Without a shadow of a doubt, James McClean is one of the major Irish success stories of this Premier League season.
It might sound strange given that the last we saw of the Derry man was the daft manner in which he signed himself out of the Christmas action as a nasty challenge on Bournemouth's Adam Smith received a fully deserved punishment.
Unsurprisingly, the coverage of the incident fell in line with the perception that the West Brom winger is always an accident waiting to happen, with his lucky escape following a challenge on Spurs' Moussa Dembele a couple of weeks earlier adding to the evidence.
'Liability' was a word that was thrown about, with the hot air generated by his understandable poppy stance and a scuffle with posturing Sunderland players after their Premier League meeting added to the rapsheet. When McClean makes national headlines across the water, it's rarely for positive reasons.
This means the good work largely goes unseen: a solid beginning at West Brom has not generated anywhere near as much attention. And that's why the 26-year-old should be regretting his unnecessary action: it falls in line with a caricature which has overshadowed his football development.
Aidan O'Hara pointed out on these pages earlier in the season that McClean was the only first-team player to be relegated from the Championship last season who subsequently earned a switch to the Premier League. That in itself was an achievement.
In a poor Wigan side which defined a beaten docket, he was the only man that refused to throw in the towel as the 2013 FA Cup winners meekly dropped down to the third tier. Tony Pulis noted the intensity and consistency of his performances and rewarded McClean with another crack at the highest level. West Brom fans were less than enamoured by the £1.5m purchase.
Pulis knew better, however, recognising the benefits of his energy. This writer happened to take in an end-of-season game with a Millwall outfit that were also sliding towards the trapdoor. Millwall away was never going to be a peaceful occasion for McClean and he was the target for much of the bile from the stands on a night that was the antithesis of glamour.
He blocked out the abuse to remain a threat across the 90 minutes while others lost the head: two of his colleagues were dismissed in a defeat that summed up Wigan's campaign. Surrounded by mediocrity, the Irish winger was clearly a man on a mission to better himself, even if it wasn't going to be enough to save Wigan.
His second chance in the Premier League brought him to a crossroads and he has grabbed the opportunity. The ban that ruled him out of Saturday's loss at Swansea meant that he missed his first league game of the season (he started 15 of West Brom's opening 17 league encounters, with two sub outings).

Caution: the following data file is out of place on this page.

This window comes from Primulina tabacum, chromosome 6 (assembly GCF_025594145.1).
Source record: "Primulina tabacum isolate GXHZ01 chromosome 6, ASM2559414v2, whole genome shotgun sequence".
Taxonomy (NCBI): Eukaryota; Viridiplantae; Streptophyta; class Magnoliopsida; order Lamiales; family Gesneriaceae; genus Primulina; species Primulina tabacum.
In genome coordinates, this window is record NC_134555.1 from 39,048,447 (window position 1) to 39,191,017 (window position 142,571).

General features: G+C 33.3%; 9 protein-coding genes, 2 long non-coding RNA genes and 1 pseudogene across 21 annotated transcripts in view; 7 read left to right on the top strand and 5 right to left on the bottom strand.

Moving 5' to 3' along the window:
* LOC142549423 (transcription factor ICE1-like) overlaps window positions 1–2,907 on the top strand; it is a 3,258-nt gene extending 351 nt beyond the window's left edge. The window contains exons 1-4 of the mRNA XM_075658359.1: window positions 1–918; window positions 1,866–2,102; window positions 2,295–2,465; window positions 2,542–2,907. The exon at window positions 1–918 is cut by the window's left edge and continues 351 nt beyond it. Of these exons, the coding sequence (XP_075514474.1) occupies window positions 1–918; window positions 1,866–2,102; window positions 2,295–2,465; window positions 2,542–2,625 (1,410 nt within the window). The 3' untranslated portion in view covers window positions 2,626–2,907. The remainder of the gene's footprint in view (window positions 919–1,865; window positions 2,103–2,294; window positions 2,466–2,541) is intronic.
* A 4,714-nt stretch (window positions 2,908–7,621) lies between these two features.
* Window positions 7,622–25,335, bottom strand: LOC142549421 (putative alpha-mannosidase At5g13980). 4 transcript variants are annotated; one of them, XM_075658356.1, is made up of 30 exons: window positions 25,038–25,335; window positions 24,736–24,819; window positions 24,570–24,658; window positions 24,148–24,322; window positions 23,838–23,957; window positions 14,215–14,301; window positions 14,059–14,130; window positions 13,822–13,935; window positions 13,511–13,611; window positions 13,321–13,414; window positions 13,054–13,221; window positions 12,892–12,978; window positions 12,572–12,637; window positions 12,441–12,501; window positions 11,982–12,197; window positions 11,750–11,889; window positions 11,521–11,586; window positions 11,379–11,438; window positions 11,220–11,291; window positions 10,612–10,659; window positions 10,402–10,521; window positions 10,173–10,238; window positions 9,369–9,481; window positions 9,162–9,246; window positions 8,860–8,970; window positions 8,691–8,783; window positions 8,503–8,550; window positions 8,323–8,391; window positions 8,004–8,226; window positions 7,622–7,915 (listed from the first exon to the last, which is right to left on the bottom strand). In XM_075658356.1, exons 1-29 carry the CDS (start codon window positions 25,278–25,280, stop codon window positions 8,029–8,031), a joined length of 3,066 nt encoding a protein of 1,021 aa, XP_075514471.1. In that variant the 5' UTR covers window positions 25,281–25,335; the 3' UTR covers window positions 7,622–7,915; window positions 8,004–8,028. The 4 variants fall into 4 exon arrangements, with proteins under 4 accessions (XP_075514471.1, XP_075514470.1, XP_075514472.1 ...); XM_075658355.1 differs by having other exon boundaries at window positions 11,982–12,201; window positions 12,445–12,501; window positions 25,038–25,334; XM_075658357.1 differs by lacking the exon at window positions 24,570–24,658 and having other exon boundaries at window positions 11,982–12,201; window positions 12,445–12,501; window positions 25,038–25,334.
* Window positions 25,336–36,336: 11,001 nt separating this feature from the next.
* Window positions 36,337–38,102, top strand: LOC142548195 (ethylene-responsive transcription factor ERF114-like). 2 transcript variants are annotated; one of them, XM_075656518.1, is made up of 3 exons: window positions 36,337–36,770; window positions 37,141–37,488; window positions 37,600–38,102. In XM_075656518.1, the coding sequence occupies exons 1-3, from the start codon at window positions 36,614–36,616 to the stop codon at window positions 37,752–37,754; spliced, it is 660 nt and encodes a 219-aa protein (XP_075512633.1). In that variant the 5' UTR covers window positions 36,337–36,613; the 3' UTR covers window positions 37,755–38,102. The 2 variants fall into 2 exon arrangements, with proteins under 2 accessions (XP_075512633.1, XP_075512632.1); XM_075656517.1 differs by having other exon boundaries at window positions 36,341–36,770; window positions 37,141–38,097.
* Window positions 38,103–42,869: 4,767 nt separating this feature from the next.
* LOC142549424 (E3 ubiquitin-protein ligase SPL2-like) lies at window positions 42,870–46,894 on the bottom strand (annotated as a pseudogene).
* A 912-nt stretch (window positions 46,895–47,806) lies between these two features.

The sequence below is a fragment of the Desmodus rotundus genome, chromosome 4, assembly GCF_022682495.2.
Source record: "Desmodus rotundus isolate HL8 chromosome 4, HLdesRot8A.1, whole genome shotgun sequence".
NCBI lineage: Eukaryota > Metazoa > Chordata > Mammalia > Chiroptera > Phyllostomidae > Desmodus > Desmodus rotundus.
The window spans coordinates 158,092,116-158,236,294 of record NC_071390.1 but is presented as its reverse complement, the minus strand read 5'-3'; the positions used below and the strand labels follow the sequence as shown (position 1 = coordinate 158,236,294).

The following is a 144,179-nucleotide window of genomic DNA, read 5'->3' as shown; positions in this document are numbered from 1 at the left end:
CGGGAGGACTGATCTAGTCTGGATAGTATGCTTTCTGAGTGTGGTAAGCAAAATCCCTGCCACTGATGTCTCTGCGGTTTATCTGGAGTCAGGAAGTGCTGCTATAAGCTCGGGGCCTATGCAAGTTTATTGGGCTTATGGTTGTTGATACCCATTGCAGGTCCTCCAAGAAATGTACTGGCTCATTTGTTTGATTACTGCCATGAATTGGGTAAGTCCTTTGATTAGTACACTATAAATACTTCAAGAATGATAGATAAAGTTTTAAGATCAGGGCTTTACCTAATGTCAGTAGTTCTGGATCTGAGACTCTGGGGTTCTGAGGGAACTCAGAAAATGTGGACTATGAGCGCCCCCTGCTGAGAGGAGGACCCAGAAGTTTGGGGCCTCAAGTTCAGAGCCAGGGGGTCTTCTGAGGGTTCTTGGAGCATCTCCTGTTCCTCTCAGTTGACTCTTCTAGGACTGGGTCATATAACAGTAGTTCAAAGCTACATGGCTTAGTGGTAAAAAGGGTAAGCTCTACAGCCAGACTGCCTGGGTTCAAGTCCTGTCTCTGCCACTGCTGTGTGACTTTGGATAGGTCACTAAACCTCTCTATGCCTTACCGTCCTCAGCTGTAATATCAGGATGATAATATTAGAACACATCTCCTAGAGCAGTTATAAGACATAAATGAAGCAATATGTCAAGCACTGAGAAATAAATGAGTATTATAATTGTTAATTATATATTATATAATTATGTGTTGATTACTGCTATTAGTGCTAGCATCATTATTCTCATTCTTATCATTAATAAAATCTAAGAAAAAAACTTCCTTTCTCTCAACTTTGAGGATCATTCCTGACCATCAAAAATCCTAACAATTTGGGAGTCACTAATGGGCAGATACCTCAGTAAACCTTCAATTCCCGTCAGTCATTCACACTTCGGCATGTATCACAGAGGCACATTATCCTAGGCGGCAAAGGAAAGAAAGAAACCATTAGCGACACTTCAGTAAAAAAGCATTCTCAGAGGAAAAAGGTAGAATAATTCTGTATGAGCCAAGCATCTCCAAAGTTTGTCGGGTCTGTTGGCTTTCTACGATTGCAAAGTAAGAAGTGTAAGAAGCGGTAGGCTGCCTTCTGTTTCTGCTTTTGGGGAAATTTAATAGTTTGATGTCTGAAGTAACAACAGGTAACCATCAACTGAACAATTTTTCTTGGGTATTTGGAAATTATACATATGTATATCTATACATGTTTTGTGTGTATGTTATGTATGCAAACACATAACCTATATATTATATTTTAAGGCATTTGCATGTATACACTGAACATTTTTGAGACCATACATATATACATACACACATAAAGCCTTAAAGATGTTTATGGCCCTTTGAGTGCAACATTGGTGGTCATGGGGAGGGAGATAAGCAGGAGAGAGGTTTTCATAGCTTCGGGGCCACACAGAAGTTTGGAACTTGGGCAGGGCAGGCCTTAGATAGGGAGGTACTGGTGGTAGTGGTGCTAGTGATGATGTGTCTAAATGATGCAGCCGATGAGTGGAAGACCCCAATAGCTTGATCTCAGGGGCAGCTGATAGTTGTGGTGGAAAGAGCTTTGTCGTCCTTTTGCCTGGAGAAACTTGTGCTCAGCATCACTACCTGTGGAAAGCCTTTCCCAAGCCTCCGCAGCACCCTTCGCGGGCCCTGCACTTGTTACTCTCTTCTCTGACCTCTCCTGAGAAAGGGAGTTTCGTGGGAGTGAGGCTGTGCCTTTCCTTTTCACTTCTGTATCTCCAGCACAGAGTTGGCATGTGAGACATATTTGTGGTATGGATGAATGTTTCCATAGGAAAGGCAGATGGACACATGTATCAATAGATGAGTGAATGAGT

Glenn Whelan and Robbie Brady are the only Irishmen with a better appearance record as they have been selected for every Premier League game by their employers. That's impressive for an acquisition that arrived with a question mark.
Last month, Stephen Hunt said in his Sunday Independent column that his former rival for an international slot thought 'he was a Hollywood movie star and played that way' when he burst on the scene at Sunderland.
In a strange way, the hype that built up around McClean probably did him few favours in the Irish dressing-room and that ill-judged tweet following the World Cup qualifier in Kazakhstan really got him off on the wrong foot with senior members of that squad.
But McClean tends to win over those who have worked alongside him over a period of time. One experienced member of the West Brom group was sceptical about their summer signing on account of his reputation. He has since raved to friends about the attitude of the teetotaller.
In dealing with the various scrapes with authority, Pulis has consistently alluded to the divisive individual's popularity. His work ethic has endeared him to the Welshman, with the pros outranking the cons.
Martin O'Neill's affection also shines through in the instances where exasperation might be the prevailing sentiment.
When he represents Ireland, there remains an impetuosity about McClean that has tested the patience of management. As the players trooped off the pitch after getting the job done against Bosnia, O'Neill greeted the second-half sub with both a congratulatory pat on the back and a reminder about an error he'd made in the match.
The Ireland manager was on Sky the morning after the Bournemouth dismissal and sighed as he discussed the 'red mist' which sometimes clouds the judgment, joking that Roy Keane had even failed to calm the player down before one cameo where his first act was to chop and opponent down and earn a sanction.
Yet O'Neill has always recognised that McClean's way of going about his business can have a galvanising impact on those around him, and the winger will expect to figure strongly in France in the summer.
As the curtain comes down on 2015, he should reflect with pride on a year of progress. The souring end might well be his reminder that the quiet determination which opened the exit door from Wigan should be the template for the way forward. Right now, he's back in the position where no news is good news.